If you are an investor in TIPS mutual funds or ETFs, you’ve probably seen the value of your holdings decline this year, after a very good performance in 2020. When real yields rise, the value of a TIPS declines. The TIPS universe includes only 46 total issues, and of those, 18 have maturities of 0 to 5 years, and 34 have maturities under 10 years.
So given the events of 2021 so far, you’d expect that a short-term TIPS ETF (like Vanguard’s VTIP, which holds 0-5 year maturities) to be outperforming a broad-based TIPS ETF (like iShare’s TIP, with 1-30 year maturities) or a longer-term TIPS ETF (like Pimco’s LTPZ, with TIPS of 15+ year maturities).
And that is what is happening, as this stock chart shows:
Will this trend continue?
Anything I say is pure speculation, okay? But yes, I think this trend could continue, as long as the Fed remains committed to holding short-term interest rates near zero, while also allowing the longer-term yields to climb higher.
No matter what happens in the rest of 2021, I think the Fed will resist the urge to force short-term interest rates higher. And if the pandemic wanes and the economy gradually improves, the Fed shouldn’t be overly worried as yields creep higher for longer-term bonds.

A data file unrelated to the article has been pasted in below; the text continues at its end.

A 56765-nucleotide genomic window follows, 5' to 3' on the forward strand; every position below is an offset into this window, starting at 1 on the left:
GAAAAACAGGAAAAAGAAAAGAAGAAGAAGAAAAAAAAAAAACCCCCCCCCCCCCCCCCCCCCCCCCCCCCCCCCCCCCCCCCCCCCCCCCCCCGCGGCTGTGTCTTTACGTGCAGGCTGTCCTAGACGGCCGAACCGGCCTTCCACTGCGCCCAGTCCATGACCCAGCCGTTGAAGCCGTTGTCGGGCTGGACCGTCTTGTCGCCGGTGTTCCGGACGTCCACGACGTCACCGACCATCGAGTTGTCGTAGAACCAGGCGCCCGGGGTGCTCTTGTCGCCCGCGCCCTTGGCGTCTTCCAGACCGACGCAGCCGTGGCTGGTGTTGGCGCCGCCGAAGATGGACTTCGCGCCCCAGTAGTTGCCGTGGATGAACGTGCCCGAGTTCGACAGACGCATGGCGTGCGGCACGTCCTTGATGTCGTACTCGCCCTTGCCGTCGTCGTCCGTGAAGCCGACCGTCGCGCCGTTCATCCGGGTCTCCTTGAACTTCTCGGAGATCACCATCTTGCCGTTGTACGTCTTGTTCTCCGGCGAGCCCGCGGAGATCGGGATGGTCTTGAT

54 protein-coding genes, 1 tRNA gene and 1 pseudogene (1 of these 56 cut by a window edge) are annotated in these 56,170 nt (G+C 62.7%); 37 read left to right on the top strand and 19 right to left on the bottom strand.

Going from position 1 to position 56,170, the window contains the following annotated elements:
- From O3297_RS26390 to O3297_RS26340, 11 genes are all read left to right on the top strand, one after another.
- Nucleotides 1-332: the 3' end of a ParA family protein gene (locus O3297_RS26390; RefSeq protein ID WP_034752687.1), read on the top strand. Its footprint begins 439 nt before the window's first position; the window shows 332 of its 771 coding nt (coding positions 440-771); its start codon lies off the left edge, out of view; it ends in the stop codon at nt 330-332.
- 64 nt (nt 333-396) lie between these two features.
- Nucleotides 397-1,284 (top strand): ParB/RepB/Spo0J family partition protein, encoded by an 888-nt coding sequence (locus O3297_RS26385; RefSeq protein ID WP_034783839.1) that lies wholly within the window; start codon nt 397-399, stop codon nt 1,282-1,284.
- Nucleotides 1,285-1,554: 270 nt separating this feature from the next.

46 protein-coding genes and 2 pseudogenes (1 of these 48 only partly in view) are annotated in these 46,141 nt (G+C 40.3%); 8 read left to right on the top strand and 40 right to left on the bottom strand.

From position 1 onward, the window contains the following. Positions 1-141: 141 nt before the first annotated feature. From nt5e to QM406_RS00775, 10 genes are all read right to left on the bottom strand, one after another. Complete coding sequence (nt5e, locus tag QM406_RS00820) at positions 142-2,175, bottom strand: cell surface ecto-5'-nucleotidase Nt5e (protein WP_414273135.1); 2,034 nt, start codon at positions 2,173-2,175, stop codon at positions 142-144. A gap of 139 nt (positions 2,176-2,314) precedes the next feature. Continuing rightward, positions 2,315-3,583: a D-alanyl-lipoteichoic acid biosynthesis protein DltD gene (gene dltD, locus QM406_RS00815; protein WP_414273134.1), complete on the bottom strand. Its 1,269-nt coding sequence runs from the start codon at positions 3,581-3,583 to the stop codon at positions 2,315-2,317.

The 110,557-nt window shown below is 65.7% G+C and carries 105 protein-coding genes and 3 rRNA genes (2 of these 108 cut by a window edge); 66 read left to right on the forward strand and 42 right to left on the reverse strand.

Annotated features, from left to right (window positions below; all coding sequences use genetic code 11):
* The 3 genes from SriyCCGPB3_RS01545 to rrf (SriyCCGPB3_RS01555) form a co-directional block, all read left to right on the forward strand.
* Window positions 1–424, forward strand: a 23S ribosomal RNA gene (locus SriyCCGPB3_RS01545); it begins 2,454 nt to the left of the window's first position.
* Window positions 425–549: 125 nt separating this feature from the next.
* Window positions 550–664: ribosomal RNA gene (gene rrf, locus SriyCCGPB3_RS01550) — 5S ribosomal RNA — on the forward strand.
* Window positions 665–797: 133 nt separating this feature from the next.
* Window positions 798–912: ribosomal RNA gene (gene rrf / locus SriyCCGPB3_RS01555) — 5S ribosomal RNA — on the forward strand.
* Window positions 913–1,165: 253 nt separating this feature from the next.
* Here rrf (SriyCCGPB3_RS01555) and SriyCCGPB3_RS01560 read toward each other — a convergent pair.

But what if the stock market hits a deep correction or even falls into a bear market? Then the Fed, as it always does, will attempt to come to the stock market’s rescue. And at that point it will try to force longer-term rates lower through aggressive bond buying. Just my opinion.
* * *
David Enna is a financial journalist, not a financial adviser. He is not selling or profiting from any investment discussed. The investments he recommends can purchased through the Treasury or other providers without fees, commissions or carrying charges. Please do your own research before investing.